Tuesday, November 24, 2015

Underworld: Evolution


What I Knew Going In / What I Was Expecting


I have hazy memories of attempting to watch the first Underworld movie back when I was in college, and then failing miserably.  As I recall, I fell asleep less than twenty minutes in and never gave it another shot.  I just remembered that it involved a bunch of vampires and werewolves who were perpetually fighting each other, and that for some snotty reason, they insisted on using the word "Lycans" instead of werewolves.

So, for the last decade, my understanding of the Underworld franchise is that it was a bunch of bored people watching CGI creatures murder each other and then being snarky.  I've been wholly dismissive of the films in this time, which is unfair since it's entirely possible that they're actually really intricately constructed and interesting.  How would I know?

(Similarly, I've got virtually no knowledge of the Resident Evil series of movies.  I did watch the first one many moons ago and thought it was crappy, but now they're up to, what, eight of them?  How many movies can you get out of "and then more zombies came around the corner?")

My knowledge of Underworld is so limited, in fact, that I don't even know which part Evolution is.  Part 2?  Part 3?  Part 4?  I'm just assuming it's not the first one.

A Plot Summary


Wow.  Uh... the premise of my blog is actually being tested for once.  I actually have very little concept of what happened in this movie.


I hate to admit this, but my shtick on this here blog is pretty thin most of the time.  Saying "I'm going to review a sequel to a movie I haven't seen" sounds like it might lead to some comical misunderstandings or confusion at first, but if you only apply it to low-budget horror franchises, then you're not really missing a whole hell of a lot.  Underworld, however, isn't just a franchise - it's a mythology.

There's clearly some kind of major conflict going on, but I have no comprehension of it beyond the tagline summary of "vampires vs. werewolves."  Are they simply not fans of each other, like two rival gangs on the same turf, or are they actually at war with one another?  And if it is a war, what was the catalyst that set them off?  How do the vampires and werewolves interact with humans?  Are there formal armies and governing bodies involved?  Do humans know about the monsters, and do they vote on measures involving monster activity?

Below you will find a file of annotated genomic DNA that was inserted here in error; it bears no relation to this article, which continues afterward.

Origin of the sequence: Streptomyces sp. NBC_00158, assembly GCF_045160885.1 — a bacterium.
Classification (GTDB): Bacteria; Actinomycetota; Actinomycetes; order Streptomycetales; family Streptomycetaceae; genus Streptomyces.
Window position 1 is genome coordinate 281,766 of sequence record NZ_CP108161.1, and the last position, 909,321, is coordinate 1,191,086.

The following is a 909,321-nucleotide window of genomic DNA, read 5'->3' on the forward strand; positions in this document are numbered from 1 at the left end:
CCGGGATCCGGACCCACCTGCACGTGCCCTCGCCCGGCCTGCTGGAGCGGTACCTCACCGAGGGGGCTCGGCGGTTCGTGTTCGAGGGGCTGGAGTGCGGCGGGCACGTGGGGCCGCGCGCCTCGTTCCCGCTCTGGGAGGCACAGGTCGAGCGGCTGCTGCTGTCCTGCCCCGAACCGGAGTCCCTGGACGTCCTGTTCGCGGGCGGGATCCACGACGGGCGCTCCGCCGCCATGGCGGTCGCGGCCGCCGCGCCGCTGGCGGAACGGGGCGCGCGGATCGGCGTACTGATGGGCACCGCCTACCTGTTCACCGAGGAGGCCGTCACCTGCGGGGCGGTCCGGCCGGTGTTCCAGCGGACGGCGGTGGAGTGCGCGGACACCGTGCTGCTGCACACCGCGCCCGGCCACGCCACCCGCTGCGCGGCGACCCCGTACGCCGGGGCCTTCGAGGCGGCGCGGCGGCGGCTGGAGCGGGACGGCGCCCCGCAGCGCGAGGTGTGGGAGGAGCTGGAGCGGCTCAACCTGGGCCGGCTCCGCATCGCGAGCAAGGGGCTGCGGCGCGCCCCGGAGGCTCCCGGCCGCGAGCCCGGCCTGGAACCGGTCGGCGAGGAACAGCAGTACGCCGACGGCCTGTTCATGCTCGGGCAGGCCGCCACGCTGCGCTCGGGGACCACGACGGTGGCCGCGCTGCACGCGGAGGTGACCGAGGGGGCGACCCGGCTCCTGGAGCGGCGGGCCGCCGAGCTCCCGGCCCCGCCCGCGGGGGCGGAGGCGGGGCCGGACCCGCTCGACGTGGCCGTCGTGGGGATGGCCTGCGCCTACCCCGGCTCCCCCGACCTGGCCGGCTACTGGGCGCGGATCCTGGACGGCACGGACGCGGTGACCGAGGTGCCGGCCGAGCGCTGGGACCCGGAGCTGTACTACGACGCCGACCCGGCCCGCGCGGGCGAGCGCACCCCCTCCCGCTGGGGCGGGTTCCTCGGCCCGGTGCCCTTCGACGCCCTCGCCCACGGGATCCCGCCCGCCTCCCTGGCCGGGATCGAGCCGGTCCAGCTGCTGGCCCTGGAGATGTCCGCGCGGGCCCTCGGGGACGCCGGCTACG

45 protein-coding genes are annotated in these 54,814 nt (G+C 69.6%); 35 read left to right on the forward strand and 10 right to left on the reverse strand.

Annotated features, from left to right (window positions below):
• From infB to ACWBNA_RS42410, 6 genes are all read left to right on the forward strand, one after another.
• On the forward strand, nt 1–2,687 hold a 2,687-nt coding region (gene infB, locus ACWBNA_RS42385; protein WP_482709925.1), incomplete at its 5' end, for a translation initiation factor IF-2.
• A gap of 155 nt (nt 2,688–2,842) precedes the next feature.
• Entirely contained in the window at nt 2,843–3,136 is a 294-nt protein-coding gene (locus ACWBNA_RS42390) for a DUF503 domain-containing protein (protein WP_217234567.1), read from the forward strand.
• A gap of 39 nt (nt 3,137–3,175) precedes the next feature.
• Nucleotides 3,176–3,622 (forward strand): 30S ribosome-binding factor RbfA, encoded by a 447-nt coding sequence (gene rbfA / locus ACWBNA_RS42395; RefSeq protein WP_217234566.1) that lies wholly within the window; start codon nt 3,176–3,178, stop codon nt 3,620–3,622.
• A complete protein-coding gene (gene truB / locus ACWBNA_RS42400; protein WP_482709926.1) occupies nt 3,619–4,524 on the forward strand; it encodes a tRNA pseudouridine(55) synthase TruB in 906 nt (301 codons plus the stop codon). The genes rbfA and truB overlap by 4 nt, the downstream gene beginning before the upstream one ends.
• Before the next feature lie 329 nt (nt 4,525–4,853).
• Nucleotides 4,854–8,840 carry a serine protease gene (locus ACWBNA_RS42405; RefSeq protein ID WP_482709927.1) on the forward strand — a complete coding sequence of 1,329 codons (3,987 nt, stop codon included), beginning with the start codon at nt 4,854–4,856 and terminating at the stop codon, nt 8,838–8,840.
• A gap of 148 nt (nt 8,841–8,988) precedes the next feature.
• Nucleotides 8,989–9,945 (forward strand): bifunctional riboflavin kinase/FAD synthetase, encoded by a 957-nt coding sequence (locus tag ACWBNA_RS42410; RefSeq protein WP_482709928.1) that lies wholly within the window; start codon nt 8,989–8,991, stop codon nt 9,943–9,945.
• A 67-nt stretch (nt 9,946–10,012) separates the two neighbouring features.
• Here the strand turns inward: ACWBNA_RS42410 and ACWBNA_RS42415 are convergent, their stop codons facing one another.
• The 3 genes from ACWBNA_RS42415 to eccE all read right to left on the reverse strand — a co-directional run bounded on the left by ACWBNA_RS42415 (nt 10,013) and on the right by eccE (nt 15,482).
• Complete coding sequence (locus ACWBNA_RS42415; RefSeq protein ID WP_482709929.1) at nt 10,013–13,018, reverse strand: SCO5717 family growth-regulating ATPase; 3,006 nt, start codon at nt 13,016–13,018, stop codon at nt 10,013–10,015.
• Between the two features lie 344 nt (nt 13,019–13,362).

Come to think of it, you don't ever actually see either vampires or werewolves eat any humans in this movie, so I'm not sure if there even is a human establishment left.  The only scene involving humans is a sequence where Boy Candy, Kate Beckinsale's love interest, tries to eat human food in some wretched Eastern European tavern and then gets into a fight.  But he doesn't eat anybody, and the humans all leave the movie right after that.  For all I know, it's one of the few remaining human outposts left in the world.  Maybe the whole series is a post-apocalyptic affair?

Here's all I know for sure.  There's five characters who matter, each of whom has a Power Meter that everybody else seems to understand, and which I can only guess at:


1) Selene, Kate Beckinsale's character. She's a vampire who, in one or more of the preceding movies, killed Bill Nighy after discovering that he was manipulating her in some way or otherwise was betraying her kind.  Since I'm not sure what their relationship was or what Nighy's betrayal entailed, this back story is essentially meaningless for me except that it nebulously translates to Selene being "on the run" from something.  She's at Power Level 5, or Medium-High.

2) Boy Candy, Selene's boyfriend.  He's a vampire/werewolf hybrid, which in practical terms just seems to mean that he's a vampire in blackface.  Boy Candy is almost as new to the movie's mythology as I am and only recently learned that he's a vampire or a werewolf, let alone some new third thing.  Selene informs him that his hybridism means he may have limitless power.  For most of the movie, he seems to be at Power Level 6, or High.

3) Marcus, the original vampire from which all other vampires were derived.  Marcus was believed to have been killed following events of one or more preceding movies, but it turns out he's actually still alive and has some new physical form that makes him look like an octopus-bat.  Using this new physiology, he's at Power Level 7, or Ultra High.

4) William, who doesn't actually show up until the last 20 minutes, but he's kinda the deus ex werewolfa and ends up being important.  He's Marcus's brother, but through genetic mutation, he's a werewolf.  This makes William the original werewolf from with all other werewolves were derived.  William was captured by the Vampire Army back in the 1700s and locked up in an elaborate sarcophagus / tomb.  The Vampire Army has to take great pains to ensure he never gets released or else he will possibly end the world, because his Power Level is at 8, or Unstoppably High.


5) Marcus and William's Dad.  I don't know what he actually does.  I mean, I know how he figures into the plot of this movie, but I don't know what he is.  He kinda acts like the CEO of some crazy advanced weapons development company.  I'm going to assume he's the Leader of the Vampire Army.  You never see him do anything physically impressive, but they refer to him as having the highest Power Level of all, so he's at 10, Maximum Power.